In last week’s post we described differentiators as features that a) cannot be claimed by your competitors, and b) are important to your prospect. In tight competitions—especially where there is little difference in price—small degrees of differentiation is often the difference between winning and losing.
If differentiators are like diamonds, where do you start looking for them?
Focus on differentiators in four areas
Look for opportunities to make unmatched claims in four areas:
- People: No two people or teams are identical. Highlight your team’s distinguishing attributes and its members’ abilities. Don’t rely on evaluators to read resumes tucked away in an appendix to learn your team is superior. Instead, find opportunities to stress this edge in narratives wherever possible.
- Performance: Zero in on areas where strong performance aligns with important prospect issues. Think about performance in broad terms. Safety, implementation, communications and responsiveness all provide opportunities to compare your performance to that of competitors.
- Experience: Define your experience in ways that closely connect to the specific needs of this prospect and opportunity. Don’t trust the evaluators to draw parallels—instead spell them out.
- Understanding: RFP and RFQ issuers favour vendors who really understand their business and priorities. Don’t limit yourself to expressing strategic understanding in the executive summary and (if you get there) the orals presentation. Instead, demonstrate understanding throughout your proposal.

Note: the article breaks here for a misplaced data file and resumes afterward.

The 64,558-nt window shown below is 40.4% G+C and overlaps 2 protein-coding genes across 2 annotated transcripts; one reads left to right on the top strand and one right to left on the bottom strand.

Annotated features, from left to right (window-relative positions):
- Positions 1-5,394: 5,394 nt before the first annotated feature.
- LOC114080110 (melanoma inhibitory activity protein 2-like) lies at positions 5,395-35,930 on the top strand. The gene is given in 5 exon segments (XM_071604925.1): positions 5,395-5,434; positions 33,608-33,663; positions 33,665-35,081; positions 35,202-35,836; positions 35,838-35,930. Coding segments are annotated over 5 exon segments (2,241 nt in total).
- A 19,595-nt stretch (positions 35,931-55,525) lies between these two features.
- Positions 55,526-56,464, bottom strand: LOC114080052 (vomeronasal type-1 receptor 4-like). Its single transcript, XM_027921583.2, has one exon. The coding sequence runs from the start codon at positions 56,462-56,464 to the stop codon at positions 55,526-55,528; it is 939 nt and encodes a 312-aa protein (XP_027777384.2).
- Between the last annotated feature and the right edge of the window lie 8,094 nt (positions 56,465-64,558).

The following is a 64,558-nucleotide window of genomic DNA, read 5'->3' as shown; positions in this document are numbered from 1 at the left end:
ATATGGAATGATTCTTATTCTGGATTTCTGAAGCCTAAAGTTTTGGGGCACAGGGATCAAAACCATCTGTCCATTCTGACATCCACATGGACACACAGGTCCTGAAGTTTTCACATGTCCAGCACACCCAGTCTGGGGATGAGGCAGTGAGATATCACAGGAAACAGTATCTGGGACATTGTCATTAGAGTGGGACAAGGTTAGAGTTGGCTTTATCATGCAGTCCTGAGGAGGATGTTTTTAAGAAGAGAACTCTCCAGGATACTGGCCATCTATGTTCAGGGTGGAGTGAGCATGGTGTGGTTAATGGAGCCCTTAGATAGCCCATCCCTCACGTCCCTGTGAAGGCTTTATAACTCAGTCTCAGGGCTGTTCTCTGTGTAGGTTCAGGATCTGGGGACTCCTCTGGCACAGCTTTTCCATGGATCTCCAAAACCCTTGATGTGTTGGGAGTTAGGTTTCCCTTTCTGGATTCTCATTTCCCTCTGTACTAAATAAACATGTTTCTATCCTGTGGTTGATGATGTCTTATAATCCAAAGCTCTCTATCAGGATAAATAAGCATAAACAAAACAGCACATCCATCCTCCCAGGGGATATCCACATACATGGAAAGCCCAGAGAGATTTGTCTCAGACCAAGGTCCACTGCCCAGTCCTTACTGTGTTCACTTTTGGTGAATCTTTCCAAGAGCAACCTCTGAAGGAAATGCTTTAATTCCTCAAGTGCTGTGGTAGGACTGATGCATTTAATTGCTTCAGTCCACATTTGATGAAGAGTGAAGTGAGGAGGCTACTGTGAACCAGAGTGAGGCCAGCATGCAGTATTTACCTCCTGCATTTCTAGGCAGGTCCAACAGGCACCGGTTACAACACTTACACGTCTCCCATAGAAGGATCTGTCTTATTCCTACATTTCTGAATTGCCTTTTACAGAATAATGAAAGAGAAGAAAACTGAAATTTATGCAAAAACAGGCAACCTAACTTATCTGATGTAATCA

Later this month, we’ll show how to connect your differentiators to the prospect’s hot button issues and how to use them to appeal to different buyer types.
Include systems and processes
Show prospects you have reliable, repeatable systems and processes in place to deliver what you promise—especially if your competitors fall short in this area.
Companies fear being let down by unfulfilled service delivery promises caused by their vendors’ lack of the robust systems and repeatable processes they claimed or promised. If your prospect has been burned this way, win over evaluators with proof your systems and processes are in use satisfying similar clients today.
Coming up: More on differentiators
In the upcoming posts, we’ll show you how to make the most of your differentiators, including:
- How to use specifics to strengthen differentiators
- Where and how to express differentiators in proposals
Struggling to identify your differentiators?